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FERC Chair: Hebert or Wood?

FERC Chair: Hebert or Wood?

An underground battle was being waged last week over the FERC chairmanship, with several sources reporting that current Chairman Curt L. Hebert may be asked to step aside to make way for Pat Wood III, currently chairman of the Texas Public Utility Commission (PUC). Wood was appointed to the PUC in 1995 by then-Governor George W. Bush and was a member of the Bush energy transition team.

Reports were circulating that the White House would announce its intention this week to nominate Wood as commissioner and appoint him as chairman of FERC. Also, it's believed the White House will announce its intent to nominate Joe Kelliher, special adviser to Energy Secretary Spencer Abraham, to fill one of the two vacant Commission seats.

"Chairman Hebert has always said he would serve at the pleasure of the president," said a FERC spokesman, when asked if the reports were true. "I don't have any comment beyond this."

Indications that Hebert may not have as firm a hold on the chairmanship as previously believed surfaced earlier last week when Chairman W.J. "Billy" Tauzin of the House Energy and Commerce Committee said he supported Hebert for FERC chairman on a permanent basis. Many in Washington thought Hebert already was the White House's final choice for chairman. At a hearing of the committee's energy and air quality subcommittee last Wednesday, Tauzin called Hebert "fully competent and qualified" for the job.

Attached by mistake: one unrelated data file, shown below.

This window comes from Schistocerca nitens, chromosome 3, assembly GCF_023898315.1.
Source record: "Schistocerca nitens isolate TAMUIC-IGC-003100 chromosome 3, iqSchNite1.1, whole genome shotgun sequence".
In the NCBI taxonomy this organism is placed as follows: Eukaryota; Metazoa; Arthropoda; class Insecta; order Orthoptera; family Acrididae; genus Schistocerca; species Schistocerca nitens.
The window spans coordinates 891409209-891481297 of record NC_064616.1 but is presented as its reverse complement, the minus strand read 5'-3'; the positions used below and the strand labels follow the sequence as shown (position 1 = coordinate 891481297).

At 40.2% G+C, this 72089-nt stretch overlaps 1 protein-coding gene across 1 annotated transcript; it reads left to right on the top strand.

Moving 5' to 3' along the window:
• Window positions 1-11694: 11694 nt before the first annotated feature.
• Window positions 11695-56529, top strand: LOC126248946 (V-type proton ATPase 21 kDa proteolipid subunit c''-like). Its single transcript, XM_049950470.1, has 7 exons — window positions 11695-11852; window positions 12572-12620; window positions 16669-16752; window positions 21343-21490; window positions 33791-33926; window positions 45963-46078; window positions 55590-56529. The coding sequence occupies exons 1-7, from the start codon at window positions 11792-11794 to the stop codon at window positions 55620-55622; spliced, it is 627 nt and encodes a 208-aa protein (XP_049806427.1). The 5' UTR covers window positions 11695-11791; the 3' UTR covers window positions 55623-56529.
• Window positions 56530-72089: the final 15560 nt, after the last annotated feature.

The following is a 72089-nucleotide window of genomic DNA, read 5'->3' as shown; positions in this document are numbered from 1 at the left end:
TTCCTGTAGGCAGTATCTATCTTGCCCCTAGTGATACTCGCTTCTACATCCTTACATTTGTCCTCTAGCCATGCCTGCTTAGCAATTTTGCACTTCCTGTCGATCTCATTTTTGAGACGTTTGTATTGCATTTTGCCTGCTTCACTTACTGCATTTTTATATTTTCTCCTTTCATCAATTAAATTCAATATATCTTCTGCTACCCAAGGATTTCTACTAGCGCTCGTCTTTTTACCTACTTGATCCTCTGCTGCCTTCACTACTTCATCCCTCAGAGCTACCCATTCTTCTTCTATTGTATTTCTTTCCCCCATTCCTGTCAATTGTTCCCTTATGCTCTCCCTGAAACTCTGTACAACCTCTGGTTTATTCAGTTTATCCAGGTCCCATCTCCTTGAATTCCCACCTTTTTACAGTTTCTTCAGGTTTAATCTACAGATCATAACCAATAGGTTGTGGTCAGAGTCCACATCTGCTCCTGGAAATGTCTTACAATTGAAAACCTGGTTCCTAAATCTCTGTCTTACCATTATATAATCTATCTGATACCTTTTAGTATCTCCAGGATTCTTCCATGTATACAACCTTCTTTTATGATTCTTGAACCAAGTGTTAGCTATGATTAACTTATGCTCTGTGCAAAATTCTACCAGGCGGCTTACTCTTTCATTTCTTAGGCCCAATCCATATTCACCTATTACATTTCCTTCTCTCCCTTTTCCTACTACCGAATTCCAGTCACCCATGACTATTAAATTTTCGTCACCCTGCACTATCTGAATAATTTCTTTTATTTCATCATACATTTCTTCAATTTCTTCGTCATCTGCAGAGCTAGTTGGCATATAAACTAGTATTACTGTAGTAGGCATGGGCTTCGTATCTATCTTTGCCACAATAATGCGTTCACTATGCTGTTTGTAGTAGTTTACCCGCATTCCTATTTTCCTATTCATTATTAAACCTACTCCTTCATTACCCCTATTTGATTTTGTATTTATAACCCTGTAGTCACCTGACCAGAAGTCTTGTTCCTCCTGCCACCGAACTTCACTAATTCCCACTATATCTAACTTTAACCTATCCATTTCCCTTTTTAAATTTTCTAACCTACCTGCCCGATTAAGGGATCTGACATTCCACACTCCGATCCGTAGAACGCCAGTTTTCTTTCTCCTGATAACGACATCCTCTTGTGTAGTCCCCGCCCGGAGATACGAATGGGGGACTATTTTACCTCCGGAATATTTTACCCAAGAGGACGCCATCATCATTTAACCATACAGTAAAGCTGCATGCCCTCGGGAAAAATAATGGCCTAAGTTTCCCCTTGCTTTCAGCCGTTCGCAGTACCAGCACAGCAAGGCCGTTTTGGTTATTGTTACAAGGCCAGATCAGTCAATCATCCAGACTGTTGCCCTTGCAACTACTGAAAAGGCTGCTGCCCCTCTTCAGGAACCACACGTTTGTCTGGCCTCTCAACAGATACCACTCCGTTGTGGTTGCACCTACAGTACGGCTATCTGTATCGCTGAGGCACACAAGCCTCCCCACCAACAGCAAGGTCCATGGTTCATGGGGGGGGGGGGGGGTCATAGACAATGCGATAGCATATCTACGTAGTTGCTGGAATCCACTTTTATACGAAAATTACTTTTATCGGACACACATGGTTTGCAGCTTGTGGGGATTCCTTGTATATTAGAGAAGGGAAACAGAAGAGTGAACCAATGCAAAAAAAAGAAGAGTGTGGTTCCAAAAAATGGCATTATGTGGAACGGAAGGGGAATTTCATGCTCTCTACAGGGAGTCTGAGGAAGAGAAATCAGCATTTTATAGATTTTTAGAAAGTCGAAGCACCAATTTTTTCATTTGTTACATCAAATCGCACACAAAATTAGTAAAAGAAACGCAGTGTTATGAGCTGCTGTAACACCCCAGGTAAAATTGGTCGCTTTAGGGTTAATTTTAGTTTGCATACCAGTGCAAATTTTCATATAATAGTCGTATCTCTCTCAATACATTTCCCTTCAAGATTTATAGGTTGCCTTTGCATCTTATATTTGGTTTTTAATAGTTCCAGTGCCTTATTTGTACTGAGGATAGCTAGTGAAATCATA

A further indication that an underground battle was on came when a resolution was circulated last week at a meeting of natural gas representatives in Washington to endorse Hebert as chairman of FERC, sources said.

The White House notified Hebert, the only Republican currently on the Commission, on Jan. 24 that he was to take over from Democratic Chairman James Hoecker. But it was never clear whether Hebert's appointment was as "acting" or permanent chairman. Hebert indicated at the time that it was permanent, but the White House never has made any announcement to that effect and Hebert never moved into the chairman's suite of offices at FERC. Sources at the time gave conflicting accounts, with some saying the appointment was "conditional."

How quickly Wood could take over as FERC chairman would depend on how smoothly his confirmation moves through the Senate. It was not immediately known whether Hebert would stay on as a commissioner at FERC. Wood would not be a stranger to FERC, having previously served as a legal counsel to a FERC commissioner.

Susan Parker

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